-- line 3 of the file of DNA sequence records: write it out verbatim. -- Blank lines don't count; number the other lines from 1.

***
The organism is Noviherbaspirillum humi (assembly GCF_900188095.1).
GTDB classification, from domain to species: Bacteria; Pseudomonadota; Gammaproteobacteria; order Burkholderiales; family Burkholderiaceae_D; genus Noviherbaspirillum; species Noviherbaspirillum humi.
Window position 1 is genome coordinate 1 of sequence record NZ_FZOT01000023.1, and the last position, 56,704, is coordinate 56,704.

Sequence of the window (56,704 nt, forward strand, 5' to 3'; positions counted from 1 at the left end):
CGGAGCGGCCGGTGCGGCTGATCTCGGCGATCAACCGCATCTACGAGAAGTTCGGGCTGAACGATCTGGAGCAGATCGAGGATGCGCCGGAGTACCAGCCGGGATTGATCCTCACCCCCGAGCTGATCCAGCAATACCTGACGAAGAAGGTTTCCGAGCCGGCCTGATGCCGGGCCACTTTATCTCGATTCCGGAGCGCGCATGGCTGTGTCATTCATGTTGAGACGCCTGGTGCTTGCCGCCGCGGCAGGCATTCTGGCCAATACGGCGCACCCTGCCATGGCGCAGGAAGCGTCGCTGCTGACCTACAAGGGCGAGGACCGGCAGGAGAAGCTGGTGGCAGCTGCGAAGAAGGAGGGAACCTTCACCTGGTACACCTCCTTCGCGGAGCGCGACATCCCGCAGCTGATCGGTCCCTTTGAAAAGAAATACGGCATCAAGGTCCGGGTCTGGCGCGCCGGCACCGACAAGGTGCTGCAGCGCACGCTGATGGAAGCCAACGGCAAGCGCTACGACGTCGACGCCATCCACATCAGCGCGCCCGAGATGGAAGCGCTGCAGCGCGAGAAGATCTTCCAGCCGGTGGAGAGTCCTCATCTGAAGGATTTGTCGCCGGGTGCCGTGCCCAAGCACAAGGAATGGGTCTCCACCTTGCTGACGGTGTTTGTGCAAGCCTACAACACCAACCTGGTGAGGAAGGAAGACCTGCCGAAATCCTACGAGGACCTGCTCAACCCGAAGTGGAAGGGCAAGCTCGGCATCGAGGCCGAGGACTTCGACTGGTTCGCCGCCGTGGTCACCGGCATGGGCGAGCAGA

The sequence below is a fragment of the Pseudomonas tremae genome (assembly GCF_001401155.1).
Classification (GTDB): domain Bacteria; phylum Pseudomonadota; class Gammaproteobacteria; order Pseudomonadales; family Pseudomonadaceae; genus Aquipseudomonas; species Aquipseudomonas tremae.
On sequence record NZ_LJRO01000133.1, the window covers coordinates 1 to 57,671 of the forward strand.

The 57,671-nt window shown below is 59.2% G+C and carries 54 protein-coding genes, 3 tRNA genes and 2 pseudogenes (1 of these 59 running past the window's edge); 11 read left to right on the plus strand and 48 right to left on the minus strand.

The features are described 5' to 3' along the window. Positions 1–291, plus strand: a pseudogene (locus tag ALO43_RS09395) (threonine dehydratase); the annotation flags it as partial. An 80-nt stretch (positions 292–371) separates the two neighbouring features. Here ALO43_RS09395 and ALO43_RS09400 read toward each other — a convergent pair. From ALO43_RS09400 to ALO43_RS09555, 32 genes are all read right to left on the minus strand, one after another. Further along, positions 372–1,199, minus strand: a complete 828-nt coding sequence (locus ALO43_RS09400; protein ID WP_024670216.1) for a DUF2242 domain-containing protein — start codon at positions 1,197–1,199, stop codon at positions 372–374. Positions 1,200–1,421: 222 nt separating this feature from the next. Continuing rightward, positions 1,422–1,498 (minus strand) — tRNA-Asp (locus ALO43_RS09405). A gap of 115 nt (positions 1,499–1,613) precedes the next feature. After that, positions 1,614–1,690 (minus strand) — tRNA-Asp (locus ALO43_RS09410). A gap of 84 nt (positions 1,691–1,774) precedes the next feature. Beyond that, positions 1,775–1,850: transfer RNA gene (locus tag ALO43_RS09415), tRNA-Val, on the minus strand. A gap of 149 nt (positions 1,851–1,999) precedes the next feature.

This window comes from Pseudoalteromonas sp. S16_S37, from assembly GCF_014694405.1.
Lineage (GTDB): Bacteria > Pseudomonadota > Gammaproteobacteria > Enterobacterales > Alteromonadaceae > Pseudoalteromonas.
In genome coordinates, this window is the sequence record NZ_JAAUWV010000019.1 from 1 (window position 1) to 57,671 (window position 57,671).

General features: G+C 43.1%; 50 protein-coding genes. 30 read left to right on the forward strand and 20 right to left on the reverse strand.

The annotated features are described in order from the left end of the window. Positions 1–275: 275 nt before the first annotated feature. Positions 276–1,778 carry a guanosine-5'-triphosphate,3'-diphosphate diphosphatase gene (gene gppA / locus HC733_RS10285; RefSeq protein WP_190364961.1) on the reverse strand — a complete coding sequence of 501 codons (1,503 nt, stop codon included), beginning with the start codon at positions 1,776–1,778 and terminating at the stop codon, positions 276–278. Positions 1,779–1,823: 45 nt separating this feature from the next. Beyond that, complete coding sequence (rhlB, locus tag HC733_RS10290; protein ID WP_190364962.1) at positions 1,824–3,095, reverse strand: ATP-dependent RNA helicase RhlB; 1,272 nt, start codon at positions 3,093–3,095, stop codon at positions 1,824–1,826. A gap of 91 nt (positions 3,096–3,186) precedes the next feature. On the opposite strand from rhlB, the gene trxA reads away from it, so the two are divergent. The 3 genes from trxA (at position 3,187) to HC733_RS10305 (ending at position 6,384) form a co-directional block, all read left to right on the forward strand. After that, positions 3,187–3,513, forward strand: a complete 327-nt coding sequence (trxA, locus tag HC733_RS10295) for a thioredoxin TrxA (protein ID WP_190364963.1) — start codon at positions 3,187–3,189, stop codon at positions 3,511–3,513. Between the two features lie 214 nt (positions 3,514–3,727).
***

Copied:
Window position 1 is genome coordinate 1 of sequence record NZ_FZOT01000023.1, and the last position, 56,704, is coordinate 56,704.